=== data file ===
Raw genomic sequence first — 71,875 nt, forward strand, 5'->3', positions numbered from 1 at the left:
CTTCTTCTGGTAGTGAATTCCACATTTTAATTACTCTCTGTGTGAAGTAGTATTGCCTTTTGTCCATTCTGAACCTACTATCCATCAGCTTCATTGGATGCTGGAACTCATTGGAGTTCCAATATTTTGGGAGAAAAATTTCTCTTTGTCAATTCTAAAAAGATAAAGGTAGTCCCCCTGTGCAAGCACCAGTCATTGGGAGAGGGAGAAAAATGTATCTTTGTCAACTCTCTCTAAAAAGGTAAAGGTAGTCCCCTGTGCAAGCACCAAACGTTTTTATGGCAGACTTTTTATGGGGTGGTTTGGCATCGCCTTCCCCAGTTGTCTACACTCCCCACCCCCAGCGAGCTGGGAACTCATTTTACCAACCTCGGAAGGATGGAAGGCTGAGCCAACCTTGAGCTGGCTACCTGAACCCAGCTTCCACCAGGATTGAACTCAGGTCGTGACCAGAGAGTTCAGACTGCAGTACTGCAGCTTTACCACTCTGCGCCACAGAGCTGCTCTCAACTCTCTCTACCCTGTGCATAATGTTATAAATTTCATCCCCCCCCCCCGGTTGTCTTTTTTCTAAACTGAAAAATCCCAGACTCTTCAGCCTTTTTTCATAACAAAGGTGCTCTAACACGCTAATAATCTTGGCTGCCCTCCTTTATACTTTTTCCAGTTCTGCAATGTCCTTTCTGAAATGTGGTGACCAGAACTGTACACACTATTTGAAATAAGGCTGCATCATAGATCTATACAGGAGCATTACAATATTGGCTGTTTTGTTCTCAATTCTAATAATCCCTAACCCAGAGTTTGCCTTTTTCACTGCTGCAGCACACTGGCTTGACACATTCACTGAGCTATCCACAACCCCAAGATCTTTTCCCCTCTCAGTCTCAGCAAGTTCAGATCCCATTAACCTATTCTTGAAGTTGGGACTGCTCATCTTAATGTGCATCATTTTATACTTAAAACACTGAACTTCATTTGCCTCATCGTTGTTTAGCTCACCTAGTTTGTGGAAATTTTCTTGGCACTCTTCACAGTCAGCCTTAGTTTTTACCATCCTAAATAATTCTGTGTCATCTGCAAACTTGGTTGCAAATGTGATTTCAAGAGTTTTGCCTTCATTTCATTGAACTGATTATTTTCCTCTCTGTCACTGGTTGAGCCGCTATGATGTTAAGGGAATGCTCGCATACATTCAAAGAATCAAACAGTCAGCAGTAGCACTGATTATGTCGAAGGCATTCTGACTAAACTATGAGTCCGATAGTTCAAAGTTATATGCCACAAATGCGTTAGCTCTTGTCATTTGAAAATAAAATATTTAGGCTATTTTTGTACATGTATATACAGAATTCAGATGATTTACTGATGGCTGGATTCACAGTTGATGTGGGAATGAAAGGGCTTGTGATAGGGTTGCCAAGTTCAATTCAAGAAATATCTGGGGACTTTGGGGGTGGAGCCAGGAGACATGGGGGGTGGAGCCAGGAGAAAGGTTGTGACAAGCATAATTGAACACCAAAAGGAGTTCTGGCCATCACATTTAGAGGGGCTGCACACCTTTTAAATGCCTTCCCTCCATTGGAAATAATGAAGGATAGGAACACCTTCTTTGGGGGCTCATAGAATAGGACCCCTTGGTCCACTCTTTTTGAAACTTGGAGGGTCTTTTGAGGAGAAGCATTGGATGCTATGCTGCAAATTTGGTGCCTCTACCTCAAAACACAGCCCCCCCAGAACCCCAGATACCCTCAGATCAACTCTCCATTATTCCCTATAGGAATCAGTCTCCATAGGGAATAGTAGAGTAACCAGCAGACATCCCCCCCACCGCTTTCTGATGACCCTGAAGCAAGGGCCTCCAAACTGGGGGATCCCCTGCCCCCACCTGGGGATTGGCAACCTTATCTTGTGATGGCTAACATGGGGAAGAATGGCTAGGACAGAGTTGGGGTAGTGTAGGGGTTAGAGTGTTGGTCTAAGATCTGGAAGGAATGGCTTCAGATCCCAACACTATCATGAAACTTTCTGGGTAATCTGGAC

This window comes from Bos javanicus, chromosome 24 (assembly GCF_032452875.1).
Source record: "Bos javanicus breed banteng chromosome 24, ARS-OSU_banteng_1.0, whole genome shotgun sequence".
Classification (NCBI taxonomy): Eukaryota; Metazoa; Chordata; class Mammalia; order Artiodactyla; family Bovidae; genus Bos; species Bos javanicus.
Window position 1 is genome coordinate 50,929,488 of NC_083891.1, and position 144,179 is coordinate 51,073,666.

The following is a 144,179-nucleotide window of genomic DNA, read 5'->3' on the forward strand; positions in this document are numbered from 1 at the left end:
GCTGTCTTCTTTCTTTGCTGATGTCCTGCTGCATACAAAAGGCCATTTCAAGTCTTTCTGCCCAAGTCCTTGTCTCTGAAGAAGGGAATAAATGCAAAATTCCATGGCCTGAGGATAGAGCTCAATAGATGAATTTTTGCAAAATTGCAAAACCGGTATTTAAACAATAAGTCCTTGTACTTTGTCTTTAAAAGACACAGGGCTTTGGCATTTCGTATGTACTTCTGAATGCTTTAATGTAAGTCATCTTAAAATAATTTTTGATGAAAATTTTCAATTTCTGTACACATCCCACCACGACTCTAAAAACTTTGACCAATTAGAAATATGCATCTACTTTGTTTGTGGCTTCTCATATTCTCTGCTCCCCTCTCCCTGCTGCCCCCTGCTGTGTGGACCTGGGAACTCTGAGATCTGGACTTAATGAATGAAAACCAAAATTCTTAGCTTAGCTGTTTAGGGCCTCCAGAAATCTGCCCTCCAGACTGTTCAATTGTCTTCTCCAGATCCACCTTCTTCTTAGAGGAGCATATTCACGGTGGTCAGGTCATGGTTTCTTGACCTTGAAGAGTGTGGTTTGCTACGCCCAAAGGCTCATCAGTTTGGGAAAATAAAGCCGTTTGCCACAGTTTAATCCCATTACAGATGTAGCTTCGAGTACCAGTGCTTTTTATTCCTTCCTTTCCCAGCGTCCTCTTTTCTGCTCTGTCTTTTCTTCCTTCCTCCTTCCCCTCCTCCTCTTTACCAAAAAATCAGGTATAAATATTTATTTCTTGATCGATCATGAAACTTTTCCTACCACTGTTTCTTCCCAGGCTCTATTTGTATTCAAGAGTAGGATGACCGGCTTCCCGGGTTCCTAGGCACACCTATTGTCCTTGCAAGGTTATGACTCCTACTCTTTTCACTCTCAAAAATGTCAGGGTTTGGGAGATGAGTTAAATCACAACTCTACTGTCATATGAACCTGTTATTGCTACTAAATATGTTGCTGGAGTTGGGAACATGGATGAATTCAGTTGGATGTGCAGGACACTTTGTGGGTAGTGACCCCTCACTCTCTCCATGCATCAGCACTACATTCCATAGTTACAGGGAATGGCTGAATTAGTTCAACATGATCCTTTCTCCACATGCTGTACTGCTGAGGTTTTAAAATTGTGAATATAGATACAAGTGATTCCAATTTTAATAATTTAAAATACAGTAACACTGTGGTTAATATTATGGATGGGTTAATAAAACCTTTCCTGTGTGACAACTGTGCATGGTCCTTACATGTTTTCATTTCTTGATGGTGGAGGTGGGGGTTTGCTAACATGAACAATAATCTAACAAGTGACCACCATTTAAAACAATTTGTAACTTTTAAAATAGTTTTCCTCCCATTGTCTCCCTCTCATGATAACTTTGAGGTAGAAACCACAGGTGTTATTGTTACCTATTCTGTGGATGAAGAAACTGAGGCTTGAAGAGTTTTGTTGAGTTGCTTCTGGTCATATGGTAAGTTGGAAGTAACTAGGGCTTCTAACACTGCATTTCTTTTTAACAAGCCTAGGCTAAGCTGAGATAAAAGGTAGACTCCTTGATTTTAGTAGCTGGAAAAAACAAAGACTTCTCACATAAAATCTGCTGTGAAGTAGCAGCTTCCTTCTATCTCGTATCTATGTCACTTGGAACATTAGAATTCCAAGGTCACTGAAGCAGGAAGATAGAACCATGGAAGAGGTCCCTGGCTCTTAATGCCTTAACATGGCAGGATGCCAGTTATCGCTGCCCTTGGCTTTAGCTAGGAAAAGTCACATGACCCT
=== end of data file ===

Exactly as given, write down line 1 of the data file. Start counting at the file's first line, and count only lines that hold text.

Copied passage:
Raw genomic sequence first — 71,875 nt, forward strand, 5'->3', positions numbered from 1 at the left: